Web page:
This leaves us with much more energy to tackle new situations and problems as they arrive rather than having to solve the same problems from scratch again and again.  Without this natural habit-forming ability, it would be impossible for us to progress and learn new skills and abilities.  We’d be more than occupied just trying to cater to our basic needs for survival.

These beliefs can also be thought of as frames of reference. Without them, each new day would be like being born again for the first time.  So although this aspect of our cognition may not always pan out perfectly for us, it is still essential to our existence.

Thought Exchange

To give an even better understanding, I’m going to give a more in-depth example and show the various outcomes of it based on the open-mindedness of each individual.

Setting: Tim and Eric are generally friendly to each other, but their relationship doesn’t extend beyond that of being co-workers.  Tim has been reading a lot about new nutritional findings and in doing so has decided to begin experimenting with a low-carb high-fat diet and intermittent fasting.  Eric still holds the conventional nutritional wisdom that fatty foods are bad for your health and that you should eat small meals spaced throughout the day.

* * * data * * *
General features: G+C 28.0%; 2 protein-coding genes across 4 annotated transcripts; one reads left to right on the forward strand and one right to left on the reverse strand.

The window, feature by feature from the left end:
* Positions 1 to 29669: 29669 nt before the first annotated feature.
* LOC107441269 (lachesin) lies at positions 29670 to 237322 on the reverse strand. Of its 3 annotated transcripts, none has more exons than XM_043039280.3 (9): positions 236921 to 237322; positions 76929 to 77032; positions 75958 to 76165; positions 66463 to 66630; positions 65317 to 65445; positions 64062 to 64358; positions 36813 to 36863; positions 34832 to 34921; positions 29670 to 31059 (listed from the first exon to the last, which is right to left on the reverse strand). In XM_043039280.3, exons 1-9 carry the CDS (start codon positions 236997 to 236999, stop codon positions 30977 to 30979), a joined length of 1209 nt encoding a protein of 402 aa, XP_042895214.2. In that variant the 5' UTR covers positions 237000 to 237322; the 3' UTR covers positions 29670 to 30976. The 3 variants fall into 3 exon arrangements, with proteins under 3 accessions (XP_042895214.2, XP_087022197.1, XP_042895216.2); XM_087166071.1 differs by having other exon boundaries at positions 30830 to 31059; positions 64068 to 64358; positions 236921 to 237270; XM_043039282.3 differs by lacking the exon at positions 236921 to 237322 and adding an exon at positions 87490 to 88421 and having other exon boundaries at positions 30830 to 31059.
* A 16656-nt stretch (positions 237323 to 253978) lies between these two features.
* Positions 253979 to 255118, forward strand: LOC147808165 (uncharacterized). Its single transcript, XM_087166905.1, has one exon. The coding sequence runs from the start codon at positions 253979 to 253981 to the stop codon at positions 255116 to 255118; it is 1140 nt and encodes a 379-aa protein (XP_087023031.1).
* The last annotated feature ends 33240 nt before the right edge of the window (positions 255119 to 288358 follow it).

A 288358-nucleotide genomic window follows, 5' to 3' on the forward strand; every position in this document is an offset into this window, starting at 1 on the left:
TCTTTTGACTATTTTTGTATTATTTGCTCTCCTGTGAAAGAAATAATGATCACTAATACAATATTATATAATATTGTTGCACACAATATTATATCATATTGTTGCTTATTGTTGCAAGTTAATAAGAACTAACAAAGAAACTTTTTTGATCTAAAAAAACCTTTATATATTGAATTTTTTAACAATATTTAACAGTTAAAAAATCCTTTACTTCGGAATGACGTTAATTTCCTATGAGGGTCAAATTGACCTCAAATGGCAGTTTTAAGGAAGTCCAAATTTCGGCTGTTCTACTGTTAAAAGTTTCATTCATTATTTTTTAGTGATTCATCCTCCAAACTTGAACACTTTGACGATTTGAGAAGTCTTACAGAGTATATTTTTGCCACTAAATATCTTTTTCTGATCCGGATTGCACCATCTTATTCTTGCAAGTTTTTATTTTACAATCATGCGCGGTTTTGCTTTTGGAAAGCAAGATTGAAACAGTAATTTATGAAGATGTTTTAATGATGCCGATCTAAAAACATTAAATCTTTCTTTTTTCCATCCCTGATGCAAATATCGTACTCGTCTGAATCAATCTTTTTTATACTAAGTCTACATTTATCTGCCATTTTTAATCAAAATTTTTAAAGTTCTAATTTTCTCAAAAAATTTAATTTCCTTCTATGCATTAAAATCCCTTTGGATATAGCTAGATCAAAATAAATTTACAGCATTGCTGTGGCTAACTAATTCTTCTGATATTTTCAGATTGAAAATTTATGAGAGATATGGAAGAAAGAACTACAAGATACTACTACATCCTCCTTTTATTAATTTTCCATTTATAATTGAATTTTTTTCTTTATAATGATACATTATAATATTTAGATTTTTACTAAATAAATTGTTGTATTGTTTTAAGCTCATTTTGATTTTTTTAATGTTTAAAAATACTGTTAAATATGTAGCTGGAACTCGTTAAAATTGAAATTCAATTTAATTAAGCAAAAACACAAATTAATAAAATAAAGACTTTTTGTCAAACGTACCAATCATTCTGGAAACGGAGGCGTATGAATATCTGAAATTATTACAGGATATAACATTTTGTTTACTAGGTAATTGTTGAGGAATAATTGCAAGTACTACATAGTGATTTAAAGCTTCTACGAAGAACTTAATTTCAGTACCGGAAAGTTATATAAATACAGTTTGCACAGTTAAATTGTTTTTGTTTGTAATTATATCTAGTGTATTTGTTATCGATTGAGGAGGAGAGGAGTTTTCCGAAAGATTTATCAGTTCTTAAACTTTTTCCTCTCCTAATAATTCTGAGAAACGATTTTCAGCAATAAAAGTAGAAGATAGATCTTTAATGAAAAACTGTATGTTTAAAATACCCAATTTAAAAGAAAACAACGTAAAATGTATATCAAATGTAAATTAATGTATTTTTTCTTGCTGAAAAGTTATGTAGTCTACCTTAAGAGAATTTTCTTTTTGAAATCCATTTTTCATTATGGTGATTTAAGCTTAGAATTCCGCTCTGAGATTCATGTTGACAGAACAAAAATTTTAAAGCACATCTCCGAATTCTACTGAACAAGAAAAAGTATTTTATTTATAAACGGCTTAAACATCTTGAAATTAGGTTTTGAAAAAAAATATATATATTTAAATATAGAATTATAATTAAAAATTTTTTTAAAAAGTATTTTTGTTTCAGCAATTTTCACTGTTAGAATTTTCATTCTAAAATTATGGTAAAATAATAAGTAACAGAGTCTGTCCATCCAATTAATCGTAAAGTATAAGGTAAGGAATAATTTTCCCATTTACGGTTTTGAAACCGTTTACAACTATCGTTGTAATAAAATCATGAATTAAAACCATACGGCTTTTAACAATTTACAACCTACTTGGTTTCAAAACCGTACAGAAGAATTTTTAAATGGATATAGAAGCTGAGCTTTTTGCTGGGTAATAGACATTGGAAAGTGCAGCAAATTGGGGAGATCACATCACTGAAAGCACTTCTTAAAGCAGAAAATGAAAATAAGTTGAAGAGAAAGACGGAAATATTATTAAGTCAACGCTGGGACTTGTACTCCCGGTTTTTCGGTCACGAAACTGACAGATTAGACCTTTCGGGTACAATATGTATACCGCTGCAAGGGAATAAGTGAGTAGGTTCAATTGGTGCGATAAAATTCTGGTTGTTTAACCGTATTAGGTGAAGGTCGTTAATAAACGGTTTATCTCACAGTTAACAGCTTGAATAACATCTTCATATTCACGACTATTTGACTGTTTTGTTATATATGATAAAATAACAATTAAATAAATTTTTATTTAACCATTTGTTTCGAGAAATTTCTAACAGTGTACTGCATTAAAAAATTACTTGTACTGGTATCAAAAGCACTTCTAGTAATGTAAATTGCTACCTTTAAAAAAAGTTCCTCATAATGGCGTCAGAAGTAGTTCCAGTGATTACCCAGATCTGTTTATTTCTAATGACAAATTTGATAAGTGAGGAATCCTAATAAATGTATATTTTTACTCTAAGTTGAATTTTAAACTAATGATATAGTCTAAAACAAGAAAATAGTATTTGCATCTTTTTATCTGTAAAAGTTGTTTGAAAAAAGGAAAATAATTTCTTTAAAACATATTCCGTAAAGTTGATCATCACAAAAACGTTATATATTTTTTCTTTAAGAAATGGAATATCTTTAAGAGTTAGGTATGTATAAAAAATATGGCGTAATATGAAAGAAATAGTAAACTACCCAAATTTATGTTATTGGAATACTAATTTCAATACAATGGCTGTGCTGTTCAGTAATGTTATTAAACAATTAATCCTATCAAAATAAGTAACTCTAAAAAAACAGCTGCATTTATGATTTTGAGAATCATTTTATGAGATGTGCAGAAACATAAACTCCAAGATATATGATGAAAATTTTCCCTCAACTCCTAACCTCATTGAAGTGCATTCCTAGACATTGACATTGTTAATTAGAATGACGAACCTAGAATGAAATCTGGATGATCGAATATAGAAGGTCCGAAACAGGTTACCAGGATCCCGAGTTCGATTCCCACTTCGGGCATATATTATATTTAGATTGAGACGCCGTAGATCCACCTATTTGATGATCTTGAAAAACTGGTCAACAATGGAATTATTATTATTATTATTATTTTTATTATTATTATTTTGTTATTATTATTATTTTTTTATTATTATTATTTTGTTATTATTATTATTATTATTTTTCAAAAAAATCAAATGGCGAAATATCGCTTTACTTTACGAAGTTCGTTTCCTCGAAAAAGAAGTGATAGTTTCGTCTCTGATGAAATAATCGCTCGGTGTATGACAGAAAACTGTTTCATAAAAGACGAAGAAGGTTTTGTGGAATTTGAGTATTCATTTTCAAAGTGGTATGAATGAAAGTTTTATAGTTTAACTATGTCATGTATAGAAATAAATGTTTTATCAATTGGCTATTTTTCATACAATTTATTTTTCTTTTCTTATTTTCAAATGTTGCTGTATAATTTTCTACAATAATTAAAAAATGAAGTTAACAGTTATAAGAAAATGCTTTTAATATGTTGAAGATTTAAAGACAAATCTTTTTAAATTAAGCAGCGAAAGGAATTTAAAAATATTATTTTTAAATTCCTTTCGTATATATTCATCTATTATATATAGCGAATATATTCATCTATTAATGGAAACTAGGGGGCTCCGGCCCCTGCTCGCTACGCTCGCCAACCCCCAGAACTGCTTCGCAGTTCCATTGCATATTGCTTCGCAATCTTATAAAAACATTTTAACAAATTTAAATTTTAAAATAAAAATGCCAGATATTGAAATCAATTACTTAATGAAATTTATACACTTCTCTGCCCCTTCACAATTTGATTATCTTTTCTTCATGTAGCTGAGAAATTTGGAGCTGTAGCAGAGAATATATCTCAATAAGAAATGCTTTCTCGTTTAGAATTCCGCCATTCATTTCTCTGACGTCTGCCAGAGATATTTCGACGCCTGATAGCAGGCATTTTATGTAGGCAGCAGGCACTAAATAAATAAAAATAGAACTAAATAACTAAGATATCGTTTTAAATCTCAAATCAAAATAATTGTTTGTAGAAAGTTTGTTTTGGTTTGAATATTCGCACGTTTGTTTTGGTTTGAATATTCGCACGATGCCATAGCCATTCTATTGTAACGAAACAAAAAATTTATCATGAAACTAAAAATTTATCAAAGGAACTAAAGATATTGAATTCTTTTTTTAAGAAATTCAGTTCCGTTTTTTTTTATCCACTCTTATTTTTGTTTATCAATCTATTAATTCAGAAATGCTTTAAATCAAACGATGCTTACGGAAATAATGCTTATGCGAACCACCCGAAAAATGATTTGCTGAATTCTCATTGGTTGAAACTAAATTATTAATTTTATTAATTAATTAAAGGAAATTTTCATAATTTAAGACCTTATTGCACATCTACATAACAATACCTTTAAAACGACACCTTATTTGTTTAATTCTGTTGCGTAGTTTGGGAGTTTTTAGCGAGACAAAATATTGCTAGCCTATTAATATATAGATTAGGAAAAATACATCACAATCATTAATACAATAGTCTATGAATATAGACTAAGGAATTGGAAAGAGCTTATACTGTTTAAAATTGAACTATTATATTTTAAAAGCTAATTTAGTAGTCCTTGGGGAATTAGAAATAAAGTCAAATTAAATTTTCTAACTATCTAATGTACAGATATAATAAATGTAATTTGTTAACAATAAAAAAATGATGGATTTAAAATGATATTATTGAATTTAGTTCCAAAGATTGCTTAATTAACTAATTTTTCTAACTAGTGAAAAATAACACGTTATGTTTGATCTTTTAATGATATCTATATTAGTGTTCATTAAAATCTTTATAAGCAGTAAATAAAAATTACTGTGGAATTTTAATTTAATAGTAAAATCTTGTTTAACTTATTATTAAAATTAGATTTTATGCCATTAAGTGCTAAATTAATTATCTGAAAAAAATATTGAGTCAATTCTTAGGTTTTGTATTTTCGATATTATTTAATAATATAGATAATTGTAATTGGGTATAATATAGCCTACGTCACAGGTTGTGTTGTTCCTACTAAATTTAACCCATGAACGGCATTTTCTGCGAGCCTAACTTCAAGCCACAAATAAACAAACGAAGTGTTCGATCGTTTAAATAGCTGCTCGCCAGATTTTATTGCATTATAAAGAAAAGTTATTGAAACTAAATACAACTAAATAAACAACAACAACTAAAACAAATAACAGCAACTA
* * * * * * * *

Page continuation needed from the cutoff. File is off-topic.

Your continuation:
What Does it Mean to be Open Minded Water Cooler Talk

Now let’s see what the different results of Tim sharing his newfound knowledge could be depending on the open-mindedness of each individual:

  • Situation A: Tim is close-minded and Eric is open-minded:
    • Tim: Hey Eric! I’ve been reading a lot about new nutritional studies, and it turns out that a low-carb high-fat diet is the healthiest option!  I also read that fasting for most of the day and eating in a small feeding window can be a very effective way to burn fat.  I’m going to give it a try!
    • Eric: Really? Hm. That’s interesting.  I always thought they said fatty foods were bad and that you should eat—
    • Tim: (interrupting) Yeah all that stuff is totally wrong.  Old news. If you follow that logic you’ll never get in shape.  High-fat low-carb and a restricted eating window are the only way to go!
    • Eric: I’ll have to look into it myself.  Although I do know plenty of people that are fit and healthy and follow conventional wisdom.  I guess what works for some won’t work for others.
    • Tim: Sounds like those people just have a naturally fast metabolism.  They’ll be in trouble when it slows down as they get older! You should definitely check it out though! This is the way we were MEANT to eat. Take it easy man!
    • Eric: You too, and thanks for the info!

Not too bad, now let’s swap their inclination to new ideas.

  • Situation B: Tim is open minded and Eric is close-minded: